La. Senate awaiting new revenue measures from House

La. Senate awaiting new revenue measures from House

BATON ROUGE, LA (WAFB) - The first week of the 2016 Special Legislative Session will close behind the pace of what some lawmakers would like. The state has three weeks to find over $900 million to close the immediate deficit.

Louisiana's chief economist explained Thursday why several bills to raise taxes are not ready to be presented.

Lawmakers say it is because of so many bills being filed in a short amount of time.

"The bills themselves are fairly complex," said Greg Albrecht, chief economist to the legislature. "Last night I looked at a couple of the bills, I couldn't even tell what some of the bills were doing."

Albrecht was in-part talking about a bill to raise the sales tax a penny. It's 80 pages long.

"We are trying to move as quickly as we can on the bills. We're prepared to work as long and as hard as we have to," said Rep. Neil Abramson, D-New Orleans, and chairman of the House Ways and Means Committee.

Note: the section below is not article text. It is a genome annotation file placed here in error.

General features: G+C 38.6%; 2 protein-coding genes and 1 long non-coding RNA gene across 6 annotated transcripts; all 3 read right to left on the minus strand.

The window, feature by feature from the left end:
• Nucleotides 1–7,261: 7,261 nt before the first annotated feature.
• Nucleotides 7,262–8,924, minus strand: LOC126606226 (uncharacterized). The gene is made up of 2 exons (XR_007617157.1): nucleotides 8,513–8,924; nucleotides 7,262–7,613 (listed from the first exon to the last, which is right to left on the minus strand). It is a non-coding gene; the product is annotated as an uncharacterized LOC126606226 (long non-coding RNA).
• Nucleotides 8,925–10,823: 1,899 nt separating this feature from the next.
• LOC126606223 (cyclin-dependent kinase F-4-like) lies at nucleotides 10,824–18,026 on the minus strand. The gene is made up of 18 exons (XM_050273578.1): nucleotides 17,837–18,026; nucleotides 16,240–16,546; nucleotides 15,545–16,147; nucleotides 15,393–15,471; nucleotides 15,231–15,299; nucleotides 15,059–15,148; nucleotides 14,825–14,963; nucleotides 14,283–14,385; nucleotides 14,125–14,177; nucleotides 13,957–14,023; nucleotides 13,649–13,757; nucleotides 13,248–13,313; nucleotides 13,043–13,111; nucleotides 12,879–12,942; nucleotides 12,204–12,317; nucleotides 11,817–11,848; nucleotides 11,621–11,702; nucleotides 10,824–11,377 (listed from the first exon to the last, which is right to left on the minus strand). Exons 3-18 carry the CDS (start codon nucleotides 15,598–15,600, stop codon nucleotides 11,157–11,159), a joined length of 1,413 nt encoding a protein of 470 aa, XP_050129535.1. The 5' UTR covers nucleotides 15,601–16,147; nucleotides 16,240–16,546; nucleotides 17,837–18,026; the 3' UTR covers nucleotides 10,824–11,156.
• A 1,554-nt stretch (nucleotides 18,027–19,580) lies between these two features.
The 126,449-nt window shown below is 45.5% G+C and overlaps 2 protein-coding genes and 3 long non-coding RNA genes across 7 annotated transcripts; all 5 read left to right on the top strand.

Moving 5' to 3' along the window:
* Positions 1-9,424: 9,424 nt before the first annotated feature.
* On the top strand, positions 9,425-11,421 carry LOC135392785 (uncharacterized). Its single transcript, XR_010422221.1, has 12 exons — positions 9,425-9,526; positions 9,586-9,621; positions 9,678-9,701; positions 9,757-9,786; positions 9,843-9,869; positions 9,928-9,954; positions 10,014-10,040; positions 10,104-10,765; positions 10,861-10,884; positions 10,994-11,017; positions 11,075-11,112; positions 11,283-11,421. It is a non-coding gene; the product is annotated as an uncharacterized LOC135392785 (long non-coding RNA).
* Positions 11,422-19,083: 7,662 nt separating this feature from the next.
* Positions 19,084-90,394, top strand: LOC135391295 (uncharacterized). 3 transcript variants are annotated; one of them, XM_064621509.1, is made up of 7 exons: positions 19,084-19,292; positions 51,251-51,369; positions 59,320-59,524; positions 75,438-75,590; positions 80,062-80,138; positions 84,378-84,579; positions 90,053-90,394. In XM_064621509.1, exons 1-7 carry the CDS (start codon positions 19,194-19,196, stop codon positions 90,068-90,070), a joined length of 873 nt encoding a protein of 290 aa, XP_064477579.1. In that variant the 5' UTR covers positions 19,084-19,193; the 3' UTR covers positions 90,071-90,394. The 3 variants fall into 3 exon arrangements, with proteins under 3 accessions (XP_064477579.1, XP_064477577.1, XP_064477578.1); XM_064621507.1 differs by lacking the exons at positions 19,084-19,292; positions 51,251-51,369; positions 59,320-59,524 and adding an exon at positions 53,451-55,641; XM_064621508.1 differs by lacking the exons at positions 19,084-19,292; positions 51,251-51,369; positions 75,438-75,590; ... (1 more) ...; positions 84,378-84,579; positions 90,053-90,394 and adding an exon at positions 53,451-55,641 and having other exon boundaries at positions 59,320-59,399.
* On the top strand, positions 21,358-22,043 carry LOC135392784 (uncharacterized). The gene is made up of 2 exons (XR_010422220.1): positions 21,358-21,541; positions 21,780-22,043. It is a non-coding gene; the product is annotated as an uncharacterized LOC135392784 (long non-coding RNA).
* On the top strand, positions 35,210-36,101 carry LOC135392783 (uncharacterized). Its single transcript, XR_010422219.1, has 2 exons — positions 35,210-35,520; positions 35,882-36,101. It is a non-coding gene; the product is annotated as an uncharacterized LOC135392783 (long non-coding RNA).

That apparently means working overtime.

Senate President John Alario, R-Westwego, said while state senators are out of the Capitol until Monday, members of the House may work this weekend.

"They may be here Saturday morning which is great if they can get something to us Monday. We're ready to go to work," said Alario.

The Senate is waiting on new revenue from the House because senators already forwarded $328 million in new money this week. That includes $200 million from BP settlements and $128 million from the state's figurative piggy bank, the"Rainy Day" fund.

However, those two quick measures are said to be moving faster because they are much less controversial ways of raising new money than increasing taxes.

"It's appropriate to use those BP dollars attached to lost tax revenue to help patch this year's budget and the Rainy Day fund exists for this purpose," said Sen. JP Morrell, D-New Orleans.

Behind on schedule, Alario is still commending the House for their work during week one.

"It's slower than what some of us would like, but I think it's at the pace that it needs to be," said Alario. "I think they're doing the responsible thing at this point."

Tax bills that were ready and presented week one were only for discussion.

Voting on the bills is expected to begin next week.

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